Exponential Function Series Definition

An alternative definition of the exponential function through infinite series


My previous post about the definition of the exponential function has provided no connection between a well-known characterization (or an alternative definition) of the exponential function:

$$\exp(s) = \lim_{n\to\infty} \sum_{k=1}^n \frac{s^k}{k!}.$$

The term to be summed is simpler than the one in the binomial expansion of $(1 + s / n)^n$.


We want this sum to be as small as possible as $n \to \infty$.

$$\sum_{k=2}^n \left( 1 - \frac{n \cdot \dots \cdot (n + 1 - k)} {\underbrace{n \cdot \dots \cdot n}_{n^k}} \right) \, \frac{x^k}{k!}$$

Observe that the fraction is a product

$$\left(1 - \frac1n\right)\left(1 - \frac2n\right) \dots \left(1 - \frac{k-1}{n}\right).$$

The reminds me a first-order approximation inequality

$$1 - \sum_{k=1}^n x_k \le \prod_{k=1}^n (1 - x_k)$$

for each $x_k \in [0,1], k = 1,\dots,n$.

I call this “first-order approximation” because if you put $x_k = c_k \varepsilon$ for each $k = 1,\dots,n$, the LHS would become the first-order approximation of the product on the RHS.

This inequality is a nice induction exercise. The base case for $n = 1$ is trivial. The inductive step is a bit tricky. We can’t apply the case for $n = 2$ first because we aren’t sure what the range of $x_1 + \dots + x_n$ is. Instead we apply the induction hypothesis on $1 - (x_1 + \dots + x_n)$.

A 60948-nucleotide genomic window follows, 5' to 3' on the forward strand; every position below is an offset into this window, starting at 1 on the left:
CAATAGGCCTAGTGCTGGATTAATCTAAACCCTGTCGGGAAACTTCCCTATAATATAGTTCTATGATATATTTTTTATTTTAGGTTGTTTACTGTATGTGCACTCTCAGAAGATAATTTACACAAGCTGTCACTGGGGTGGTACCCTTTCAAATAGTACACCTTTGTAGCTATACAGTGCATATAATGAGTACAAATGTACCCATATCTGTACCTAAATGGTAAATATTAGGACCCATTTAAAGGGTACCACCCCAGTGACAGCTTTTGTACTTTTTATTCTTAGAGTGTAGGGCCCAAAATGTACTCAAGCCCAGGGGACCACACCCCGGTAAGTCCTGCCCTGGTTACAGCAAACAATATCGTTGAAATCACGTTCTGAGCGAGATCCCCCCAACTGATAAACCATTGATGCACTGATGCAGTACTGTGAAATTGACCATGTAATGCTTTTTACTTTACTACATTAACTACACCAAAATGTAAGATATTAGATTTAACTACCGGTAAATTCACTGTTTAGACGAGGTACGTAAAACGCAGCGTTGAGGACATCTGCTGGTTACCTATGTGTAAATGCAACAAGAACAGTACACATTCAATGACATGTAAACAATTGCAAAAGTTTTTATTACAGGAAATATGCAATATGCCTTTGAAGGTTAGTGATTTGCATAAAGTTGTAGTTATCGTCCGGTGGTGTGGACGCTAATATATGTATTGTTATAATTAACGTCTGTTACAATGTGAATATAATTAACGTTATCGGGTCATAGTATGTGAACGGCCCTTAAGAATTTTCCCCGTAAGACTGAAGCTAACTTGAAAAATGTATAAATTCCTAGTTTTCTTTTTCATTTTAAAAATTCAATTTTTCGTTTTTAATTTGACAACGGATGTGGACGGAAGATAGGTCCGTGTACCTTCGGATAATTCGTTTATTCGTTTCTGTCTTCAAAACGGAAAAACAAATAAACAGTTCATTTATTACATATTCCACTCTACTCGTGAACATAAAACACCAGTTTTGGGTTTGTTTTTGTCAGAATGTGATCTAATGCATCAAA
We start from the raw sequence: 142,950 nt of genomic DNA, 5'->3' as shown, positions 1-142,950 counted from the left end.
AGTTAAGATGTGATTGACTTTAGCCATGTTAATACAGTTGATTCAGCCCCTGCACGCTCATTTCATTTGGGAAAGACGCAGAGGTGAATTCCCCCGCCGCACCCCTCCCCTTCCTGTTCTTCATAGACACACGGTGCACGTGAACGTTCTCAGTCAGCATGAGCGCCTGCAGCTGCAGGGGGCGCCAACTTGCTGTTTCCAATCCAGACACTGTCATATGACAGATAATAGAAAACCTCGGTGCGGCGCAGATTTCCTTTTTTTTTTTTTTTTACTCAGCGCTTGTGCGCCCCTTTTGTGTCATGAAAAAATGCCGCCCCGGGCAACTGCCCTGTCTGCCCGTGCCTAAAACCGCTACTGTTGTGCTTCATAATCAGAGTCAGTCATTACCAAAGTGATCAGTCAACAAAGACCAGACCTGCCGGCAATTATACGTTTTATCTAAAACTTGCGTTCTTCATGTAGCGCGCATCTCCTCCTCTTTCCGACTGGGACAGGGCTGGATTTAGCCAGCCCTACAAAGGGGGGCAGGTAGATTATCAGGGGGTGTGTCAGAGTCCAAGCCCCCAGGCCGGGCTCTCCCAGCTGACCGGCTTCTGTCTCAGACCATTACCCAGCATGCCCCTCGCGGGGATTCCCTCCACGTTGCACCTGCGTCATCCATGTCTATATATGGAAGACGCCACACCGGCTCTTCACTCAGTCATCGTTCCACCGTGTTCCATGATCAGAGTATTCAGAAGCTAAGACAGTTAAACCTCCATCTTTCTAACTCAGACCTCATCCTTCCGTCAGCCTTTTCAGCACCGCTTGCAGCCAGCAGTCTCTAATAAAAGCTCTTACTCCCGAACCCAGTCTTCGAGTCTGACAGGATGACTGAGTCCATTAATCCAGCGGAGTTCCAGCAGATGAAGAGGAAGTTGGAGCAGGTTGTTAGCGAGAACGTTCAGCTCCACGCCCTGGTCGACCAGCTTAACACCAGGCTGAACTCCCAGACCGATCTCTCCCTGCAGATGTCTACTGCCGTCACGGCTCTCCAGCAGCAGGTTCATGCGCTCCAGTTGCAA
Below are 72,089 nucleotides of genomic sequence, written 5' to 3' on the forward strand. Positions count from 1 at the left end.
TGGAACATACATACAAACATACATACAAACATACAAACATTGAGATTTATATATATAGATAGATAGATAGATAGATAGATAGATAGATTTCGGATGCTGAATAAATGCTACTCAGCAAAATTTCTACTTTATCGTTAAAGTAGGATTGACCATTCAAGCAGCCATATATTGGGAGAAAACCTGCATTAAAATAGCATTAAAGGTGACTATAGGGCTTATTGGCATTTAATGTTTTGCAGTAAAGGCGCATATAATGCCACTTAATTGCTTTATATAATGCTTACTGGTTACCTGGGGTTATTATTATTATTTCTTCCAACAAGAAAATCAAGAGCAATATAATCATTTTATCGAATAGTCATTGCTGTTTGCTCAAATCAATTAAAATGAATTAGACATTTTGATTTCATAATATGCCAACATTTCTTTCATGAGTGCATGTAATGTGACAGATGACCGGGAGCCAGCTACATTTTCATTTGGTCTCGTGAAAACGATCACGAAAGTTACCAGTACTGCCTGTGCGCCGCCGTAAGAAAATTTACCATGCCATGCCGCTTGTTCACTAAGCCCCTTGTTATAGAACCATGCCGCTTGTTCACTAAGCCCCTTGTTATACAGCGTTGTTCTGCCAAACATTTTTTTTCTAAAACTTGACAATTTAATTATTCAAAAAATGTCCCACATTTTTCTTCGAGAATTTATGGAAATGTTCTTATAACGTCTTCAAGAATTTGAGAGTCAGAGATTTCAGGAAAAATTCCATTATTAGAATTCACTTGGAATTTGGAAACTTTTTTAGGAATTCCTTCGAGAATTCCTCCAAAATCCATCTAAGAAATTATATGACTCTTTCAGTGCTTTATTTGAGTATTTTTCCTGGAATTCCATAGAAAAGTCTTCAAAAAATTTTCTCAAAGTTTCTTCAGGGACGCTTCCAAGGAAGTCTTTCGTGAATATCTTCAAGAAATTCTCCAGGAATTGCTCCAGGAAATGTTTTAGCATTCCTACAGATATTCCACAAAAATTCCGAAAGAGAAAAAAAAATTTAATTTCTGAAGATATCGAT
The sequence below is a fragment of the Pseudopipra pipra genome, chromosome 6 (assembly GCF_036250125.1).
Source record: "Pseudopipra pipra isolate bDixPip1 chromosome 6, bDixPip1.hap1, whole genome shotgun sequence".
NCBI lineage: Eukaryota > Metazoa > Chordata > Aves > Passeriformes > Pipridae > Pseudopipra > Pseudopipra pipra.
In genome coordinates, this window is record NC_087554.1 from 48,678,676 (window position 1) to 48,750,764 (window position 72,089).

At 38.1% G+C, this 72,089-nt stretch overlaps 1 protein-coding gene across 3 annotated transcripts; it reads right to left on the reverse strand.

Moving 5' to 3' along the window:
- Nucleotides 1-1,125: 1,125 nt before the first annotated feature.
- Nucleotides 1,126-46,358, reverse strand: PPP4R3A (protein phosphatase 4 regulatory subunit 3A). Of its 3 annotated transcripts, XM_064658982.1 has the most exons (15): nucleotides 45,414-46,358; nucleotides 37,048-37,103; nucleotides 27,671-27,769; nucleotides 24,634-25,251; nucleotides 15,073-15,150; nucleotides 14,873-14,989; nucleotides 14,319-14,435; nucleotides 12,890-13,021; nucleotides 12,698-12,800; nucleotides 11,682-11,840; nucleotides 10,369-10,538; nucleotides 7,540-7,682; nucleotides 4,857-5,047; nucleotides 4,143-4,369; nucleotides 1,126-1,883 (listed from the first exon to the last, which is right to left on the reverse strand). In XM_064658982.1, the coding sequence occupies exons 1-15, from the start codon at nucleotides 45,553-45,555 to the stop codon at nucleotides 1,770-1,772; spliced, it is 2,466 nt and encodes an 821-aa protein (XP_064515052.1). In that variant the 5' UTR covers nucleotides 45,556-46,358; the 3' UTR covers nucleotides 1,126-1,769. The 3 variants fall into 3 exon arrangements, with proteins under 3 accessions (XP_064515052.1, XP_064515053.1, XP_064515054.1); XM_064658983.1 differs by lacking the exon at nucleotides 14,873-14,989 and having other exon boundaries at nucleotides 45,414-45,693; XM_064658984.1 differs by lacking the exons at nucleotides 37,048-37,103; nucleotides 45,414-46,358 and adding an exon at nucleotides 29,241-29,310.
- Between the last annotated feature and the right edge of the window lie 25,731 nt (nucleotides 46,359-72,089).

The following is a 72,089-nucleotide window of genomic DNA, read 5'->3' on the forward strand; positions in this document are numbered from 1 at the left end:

\begin{align} &\quad 1 - \sum_{k=1}^{n+1} x_k \\ &\le \left(\prod_{k=1}^n (1-x_k)\right) - x_{n+1} \\ &= \left(\prod_{k=1}^n (1-x_k)\right) (1 {\color{blue}-x_{n+1}}) \underbrace{{\color{blue}+\left(\prod_{k=1}^n (1-x_k)\right) x_{n+1}} - x_{n+1}}_{\le 0} \\ &\le \prod_{k=1}^{n+1} (1-x_k) \end{align}

Put $x_i = \frac{i}{n}$ for each $i = 1,\dots,k$

\begin{align} 1 - \sum_{i=1}^k \frac{i}{n} &\le \prod_{i=1}^k \left(1-\frac{i}{n} \right) <1\\ 0 &< 1 - \prod_{i=1}^k \left(1-\frac{i}{n}\right) \le \sum_{i=1}^k \frac{i}{n} = \frac{k(k+1)}{2n} \end{align}

Put this back into the sum that we want to minimize.

\begin{align} &\quad \sum_{k=2}^n \left( 1 - \frac{n \cdot \dots \cdot (n + 1 - k)} {\underbrace{n \cdot \dots \cdot n}_{n^k}} \right) \, \frac{x^k}{k!} \\ &\le \sum_{k=2}^n \frac{(k-1)k}{2n} \, \frac{x^k}{k!} \\ &\le \frac{x^2}{2n} \sum_{k=2}^n \frac{{\lvert x \rvert}^{k-2}}{(k-2)!} \\ &\le \frac{x^2}{2n} \, M_{\lvert x \rvert} \end{align}

In the last line, we used the fact that the series on the right is absolutely convergent, which I have already shown in equations (4), (5) and (10) in my previous post. To end this post, take $n \to \infty$.


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